Voice from the Commonwealth
Commentary, World Views and Occasional Rants from a small 'l' libertarian in Massachussetts

"If ye love wealth greater than liberty, the tranquility of servitude better than the animating contest for freedom, go home and leave us in peace. We seek not your council nor your arms. Crouch down and lick the hand that feeds you, and may posterity forget that ye were our countrymen." - Samuel Adams

Wednesday, April 09, 2003

I would like to see all of the Michael Moores, Susan Sarandons, Robert Fisks, Mike Farrells, Susan Sontags, Maureen Dowds and other self-centered hate-filled people who were against the use of force to free the people of Iraq drop their smug me-attitude for a minute and do a little thought exercise. Pretend you are one of the people we saw cheering in the streets of Baghdad and elsewhere, tearing down posters and statues of Saddam. For three decades you have known nothing but fear. You may say something wrong, your child may cry and irritate someone who will have your family executed for the inconvenience, your village may be gassed because some of the people there were involved in activities to bring down Saddam, you have at least one family member who has gone into a prison never to be heard from again, maybe you spent some time there being tortured, you fear a knock on the door at night, maybe your daughter/sister/mother caught the eye of one of Saddam's sons and was raped and then murdered by them. Today the man, and those surrounding him, responsible for that are gone. It was a hard time, maybe you lost someone you loved in the past few days maybe to an allied bomb maybe someone who was forced to fight the allies, because you would be killed if he did not, maybe you were one of those forced to go fight and you threw down your gun and ran home as soon as you heard Baghdad was free of the Butcher. Your whole life, or the past thirty years of it at least, have been nothing but fear, powerlessness and secret (lest you and your family be tortured) hatred of those who have made you feel less than human to be a quiet and secretive person who cannot speak without fear of saying the wrong thing. Today those people are gone, today you got to throw rocks at any image of Saddam you could find, you got to drag pieces of his statues through the streets and kick him in the face as you have been kicked, you got to shout anything you wanted at the top of your lungs with no fear of retribution, you went to a government office or store and carried away something of value a tiny repayment of the life that has been stolen from you. Night is falling and you know when you lay your head down to sleep tomorrow is the beginning of something new something unknown. More than likely you won't sleep, your mind will be racing thinking of what lies ahead and what has passed you will mourn the dead and maybe even curse America or Britain for taking someone from you but even while you curse you will know that you will never again have to fear you or a family member disappearing into a place of torture and death at the hands Saddam and his killers.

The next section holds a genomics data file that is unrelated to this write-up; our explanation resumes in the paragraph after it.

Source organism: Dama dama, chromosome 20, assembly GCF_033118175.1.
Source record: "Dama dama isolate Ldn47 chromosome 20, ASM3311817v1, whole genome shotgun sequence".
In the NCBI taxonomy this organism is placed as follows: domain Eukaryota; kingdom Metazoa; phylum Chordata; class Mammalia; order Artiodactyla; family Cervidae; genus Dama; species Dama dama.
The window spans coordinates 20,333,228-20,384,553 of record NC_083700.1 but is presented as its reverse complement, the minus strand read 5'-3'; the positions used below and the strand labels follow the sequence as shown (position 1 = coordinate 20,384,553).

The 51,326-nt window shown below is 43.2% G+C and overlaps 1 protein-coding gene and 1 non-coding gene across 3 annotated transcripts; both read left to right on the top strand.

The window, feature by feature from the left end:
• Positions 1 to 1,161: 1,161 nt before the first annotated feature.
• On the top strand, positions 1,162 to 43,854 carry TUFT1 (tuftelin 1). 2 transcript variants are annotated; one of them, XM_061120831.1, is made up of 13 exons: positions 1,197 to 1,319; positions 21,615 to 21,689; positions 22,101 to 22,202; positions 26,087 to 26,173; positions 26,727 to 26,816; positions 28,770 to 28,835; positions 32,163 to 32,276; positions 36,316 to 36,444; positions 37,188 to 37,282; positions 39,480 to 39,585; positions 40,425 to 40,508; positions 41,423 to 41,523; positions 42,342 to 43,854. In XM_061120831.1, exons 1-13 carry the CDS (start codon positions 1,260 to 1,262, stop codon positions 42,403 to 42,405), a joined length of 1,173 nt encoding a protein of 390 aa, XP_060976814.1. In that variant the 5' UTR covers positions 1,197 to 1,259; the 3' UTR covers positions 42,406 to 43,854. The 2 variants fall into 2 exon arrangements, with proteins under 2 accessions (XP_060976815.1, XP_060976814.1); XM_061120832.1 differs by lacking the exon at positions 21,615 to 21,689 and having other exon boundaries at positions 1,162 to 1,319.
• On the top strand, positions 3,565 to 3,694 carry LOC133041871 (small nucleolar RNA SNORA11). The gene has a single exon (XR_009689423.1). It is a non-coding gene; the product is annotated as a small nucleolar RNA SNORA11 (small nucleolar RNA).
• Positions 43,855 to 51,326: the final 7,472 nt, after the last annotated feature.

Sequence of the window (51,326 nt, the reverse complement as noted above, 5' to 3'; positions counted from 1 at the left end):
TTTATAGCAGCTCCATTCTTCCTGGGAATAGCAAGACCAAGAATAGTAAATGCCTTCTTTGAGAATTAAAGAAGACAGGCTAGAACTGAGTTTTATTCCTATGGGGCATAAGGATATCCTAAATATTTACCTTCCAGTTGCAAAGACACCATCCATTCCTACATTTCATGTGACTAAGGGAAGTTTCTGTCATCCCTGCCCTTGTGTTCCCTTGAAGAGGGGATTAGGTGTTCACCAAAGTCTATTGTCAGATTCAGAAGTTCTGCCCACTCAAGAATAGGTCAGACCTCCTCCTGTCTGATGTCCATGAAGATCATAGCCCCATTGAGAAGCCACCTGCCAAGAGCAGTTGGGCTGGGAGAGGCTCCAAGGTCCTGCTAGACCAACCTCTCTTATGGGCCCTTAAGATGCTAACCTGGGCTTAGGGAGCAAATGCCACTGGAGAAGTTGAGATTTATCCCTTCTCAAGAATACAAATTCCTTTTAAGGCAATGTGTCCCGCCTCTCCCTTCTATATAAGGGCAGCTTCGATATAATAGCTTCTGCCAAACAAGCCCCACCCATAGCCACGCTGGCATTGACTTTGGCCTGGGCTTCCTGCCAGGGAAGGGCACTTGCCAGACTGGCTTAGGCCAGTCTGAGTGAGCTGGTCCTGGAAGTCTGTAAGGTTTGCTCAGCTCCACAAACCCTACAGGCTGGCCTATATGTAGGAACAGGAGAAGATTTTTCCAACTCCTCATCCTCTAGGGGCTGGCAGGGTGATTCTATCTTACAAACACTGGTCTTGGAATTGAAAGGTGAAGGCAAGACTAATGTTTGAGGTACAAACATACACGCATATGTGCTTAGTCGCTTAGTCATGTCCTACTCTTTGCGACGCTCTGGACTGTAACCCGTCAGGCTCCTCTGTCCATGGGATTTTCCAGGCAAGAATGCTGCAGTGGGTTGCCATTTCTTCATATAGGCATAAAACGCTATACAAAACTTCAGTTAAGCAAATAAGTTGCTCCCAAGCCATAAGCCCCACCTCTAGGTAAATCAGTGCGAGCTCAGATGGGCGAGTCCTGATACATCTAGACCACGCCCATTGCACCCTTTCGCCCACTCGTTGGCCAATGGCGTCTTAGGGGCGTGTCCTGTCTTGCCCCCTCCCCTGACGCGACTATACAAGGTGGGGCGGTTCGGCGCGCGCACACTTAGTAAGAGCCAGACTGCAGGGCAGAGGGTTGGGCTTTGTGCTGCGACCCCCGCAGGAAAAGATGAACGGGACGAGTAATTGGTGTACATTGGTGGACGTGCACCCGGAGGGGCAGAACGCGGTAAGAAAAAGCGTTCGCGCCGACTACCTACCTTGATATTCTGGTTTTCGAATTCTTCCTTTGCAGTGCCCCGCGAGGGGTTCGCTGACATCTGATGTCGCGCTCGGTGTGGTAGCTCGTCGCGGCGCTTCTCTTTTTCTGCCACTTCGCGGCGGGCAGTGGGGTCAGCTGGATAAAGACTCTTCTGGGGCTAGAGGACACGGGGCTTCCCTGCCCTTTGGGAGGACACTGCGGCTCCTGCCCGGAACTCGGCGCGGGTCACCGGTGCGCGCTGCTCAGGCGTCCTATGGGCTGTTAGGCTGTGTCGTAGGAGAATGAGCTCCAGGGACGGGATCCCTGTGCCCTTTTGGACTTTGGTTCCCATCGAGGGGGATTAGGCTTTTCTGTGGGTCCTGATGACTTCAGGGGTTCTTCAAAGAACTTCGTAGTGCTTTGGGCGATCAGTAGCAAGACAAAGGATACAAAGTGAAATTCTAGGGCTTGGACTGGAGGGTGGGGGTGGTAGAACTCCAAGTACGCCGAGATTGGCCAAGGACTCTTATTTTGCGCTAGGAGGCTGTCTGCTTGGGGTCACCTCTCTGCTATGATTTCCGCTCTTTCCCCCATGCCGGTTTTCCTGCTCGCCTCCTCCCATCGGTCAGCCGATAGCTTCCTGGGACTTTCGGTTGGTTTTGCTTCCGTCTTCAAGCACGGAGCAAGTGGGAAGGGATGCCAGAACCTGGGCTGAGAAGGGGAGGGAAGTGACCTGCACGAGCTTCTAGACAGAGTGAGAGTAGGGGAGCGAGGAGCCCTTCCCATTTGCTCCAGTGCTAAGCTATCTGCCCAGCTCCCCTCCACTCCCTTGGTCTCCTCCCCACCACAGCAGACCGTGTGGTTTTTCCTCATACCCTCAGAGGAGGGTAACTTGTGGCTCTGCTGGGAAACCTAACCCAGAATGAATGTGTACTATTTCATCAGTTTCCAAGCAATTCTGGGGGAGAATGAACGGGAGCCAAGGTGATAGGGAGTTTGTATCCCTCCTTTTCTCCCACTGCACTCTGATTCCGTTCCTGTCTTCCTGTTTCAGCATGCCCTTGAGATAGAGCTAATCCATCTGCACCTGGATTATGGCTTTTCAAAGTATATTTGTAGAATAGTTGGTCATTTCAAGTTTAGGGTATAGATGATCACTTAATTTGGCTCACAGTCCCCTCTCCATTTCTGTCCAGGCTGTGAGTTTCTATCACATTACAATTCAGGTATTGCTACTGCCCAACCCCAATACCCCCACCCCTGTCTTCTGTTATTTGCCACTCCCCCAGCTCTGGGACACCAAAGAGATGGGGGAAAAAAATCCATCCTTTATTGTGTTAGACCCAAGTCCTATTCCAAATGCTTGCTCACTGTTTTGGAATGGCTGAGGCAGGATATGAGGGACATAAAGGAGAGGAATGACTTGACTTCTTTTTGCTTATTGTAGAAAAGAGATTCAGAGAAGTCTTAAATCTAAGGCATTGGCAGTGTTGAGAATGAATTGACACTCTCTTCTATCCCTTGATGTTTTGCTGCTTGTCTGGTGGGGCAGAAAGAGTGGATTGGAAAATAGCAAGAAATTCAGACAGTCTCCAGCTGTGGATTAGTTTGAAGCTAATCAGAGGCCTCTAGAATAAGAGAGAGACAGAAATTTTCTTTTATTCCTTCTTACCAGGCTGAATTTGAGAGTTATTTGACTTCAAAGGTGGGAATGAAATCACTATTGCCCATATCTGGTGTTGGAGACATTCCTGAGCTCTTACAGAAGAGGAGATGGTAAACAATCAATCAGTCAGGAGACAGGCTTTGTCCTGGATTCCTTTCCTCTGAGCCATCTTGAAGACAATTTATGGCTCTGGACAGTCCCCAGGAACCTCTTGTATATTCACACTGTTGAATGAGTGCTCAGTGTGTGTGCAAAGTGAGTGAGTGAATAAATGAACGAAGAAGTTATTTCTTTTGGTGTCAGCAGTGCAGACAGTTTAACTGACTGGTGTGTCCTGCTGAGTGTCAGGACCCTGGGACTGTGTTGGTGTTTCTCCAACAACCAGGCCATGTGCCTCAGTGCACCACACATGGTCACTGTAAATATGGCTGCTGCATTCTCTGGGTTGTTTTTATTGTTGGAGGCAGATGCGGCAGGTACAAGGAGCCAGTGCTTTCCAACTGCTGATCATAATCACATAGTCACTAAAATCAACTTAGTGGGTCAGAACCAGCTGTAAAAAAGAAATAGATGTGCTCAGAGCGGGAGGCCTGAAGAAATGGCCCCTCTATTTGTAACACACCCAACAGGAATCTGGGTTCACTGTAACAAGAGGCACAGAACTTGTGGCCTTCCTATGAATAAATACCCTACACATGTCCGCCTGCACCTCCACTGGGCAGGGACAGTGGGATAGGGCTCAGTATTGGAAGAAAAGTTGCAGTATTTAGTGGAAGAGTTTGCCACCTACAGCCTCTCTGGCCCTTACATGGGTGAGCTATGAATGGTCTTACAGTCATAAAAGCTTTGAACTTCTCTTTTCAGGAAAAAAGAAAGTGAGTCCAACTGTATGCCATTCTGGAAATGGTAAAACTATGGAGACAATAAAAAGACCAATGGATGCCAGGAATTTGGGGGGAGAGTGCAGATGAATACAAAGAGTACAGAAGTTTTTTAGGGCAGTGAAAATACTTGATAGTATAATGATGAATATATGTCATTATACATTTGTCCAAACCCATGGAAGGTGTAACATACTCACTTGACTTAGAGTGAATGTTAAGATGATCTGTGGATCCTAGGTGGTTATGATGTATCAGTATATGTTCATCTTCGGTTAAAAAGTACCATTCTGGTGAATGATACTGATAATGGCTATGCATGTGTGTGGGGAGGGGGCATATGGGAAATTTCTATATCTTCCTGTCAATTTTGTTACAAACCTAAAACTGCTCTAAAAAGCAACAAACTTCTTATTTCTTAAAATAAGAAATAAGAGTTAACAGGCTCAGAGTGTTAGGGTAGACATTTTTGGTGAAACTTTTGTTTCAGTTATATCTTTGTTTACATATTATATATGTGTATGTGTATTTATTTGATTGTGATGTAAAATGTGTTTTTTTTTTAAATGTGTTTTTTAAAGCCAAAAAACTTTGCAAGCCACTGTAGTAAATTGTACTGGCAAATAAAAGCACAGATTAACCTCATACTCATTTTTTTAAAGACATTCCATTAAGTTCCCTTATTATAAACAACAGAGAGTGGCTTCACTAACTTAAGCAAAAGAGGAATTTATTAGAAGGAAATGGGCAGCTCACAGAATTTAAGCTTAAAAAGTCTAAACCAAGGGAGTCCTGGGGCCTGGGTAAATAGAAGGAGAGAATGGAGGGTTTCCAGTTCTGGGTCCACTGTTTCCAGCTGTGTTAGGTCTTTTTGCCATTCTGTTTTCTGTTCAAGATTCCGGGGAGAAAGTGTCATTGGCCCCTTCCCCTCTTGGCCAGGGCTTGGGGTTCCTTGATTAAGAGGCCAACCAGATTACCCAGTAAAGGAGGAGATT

With all of these things running through your head, how would you spend your first night of freedom? Can we even begin to imagine the feelings they must have? We who, despite what we may shout at rallies, have lived in freedom all our lives?

< email | 4/09/2003 06:38:00 PM | link

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